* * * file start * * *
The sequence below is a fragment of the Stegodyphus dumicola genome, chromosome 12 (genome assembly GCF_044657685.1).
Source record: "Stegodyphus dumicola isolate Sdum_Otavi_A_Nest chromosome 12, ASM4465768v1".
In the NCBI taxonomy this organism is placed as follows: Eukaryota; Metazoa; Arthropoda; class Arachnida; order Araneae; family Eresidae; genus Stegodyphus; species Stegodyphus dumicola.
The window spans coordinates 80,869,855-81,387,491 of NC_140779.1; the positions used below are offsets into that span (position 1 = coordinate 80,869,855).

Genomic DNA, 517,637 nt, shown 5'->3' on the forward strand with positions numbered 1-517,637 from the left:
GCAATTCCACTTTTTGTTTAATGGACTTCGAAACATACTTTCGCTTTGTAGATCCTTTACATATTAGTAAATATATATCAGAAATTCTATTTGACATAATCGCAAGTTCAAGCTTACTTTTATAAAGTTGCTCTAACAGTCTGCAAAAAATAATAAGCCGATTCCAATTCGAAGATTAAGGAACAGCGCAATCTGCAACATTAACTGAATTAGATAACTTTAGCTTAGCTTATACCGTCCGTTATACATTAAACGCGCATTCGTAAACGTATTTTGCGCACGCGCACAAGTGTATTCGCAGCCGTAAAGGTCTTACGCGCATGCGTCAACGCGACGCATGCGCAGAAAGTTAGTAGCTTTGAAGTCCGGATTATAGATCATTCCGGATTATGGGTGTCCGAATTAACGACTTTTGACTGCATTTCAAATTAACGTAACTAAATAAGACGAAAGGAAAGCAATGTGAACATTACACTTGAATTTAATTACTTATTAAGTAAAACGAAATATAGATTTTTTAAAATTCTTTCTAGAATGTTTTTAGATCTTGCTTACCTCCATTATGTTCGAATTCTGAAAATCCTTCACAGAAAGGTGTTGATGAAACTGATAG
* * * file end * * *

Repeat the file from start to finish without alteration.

The sequence below is a fragment of the Stegodyphus dumicola genome, chromosome 12 (genome assembly GCF_044657685.1).
Source record: "Stegodyphus dumicola isolate Sdum_Otavi_A_Nest chromosome 12, ASM4465768v1".
In the NCBI taxonomy this organism is placed as follows: Eukaryota; Metazoa; Arthropoda; class Arachnida; order Araneae; family Eresidae; genus Stegodyphus; species Stegodyphus dumicola.
The window spans coordinates 80,869,855-81,387,491 of NC_140779.1; the positions used below are offsets into that span (position 1 = coordinate 80,869,855).

Genomic DNA, 517,637 nt, shown 5'->3' on the forward strand with positions numbered 1-517,637 from the left:
GCAATTCCACTTTTTGTTTAATGGACTTCGAAACATACTTTCGCTTTGTAGATCCTTTACATATTAGTAAATATATATCAGAAATTCTATTTGACATAATCGCAAGTTCAAGCTTACTTTTATAAAGTTGCTCTAACAGTCTGCAAAAAATAATAAGCCGATTCCAATTCGAAGATTAAGGAACAGCGCAATCTGCAACATTAACTGAATTAGATAACTTTAGCTTAGCTTATACCGTCCGTTATACATTAAACGCGCATTCGTAAACGTATTTTGCGCACGCGCACAAGTGTATTCGCAGCCGTAAAGGTCTTACGCGCATGCGTCAACGCGACGCATGCGCAGAAAGTTAGTAGCTTTGAAGTCCGGATTATAGATCATTCCGGATTATGGGTGTCCGAATTAACGACTTTTGACTGCATTTCAAATTAACGTAACTAAATAAGACGAAAGGAAAGCAATGTGAACATTACACTTGAATTTAATTACTTATTAAGTAAAACGAAATATAGATTTTTTAAAATTCTTTCTAGAATGTTTTTAGATCTTGCTTACCTCCATTATGTTCGAATTCTGAAAATCCTTCACAGAAAGGTGTTGATGAAACTGATAG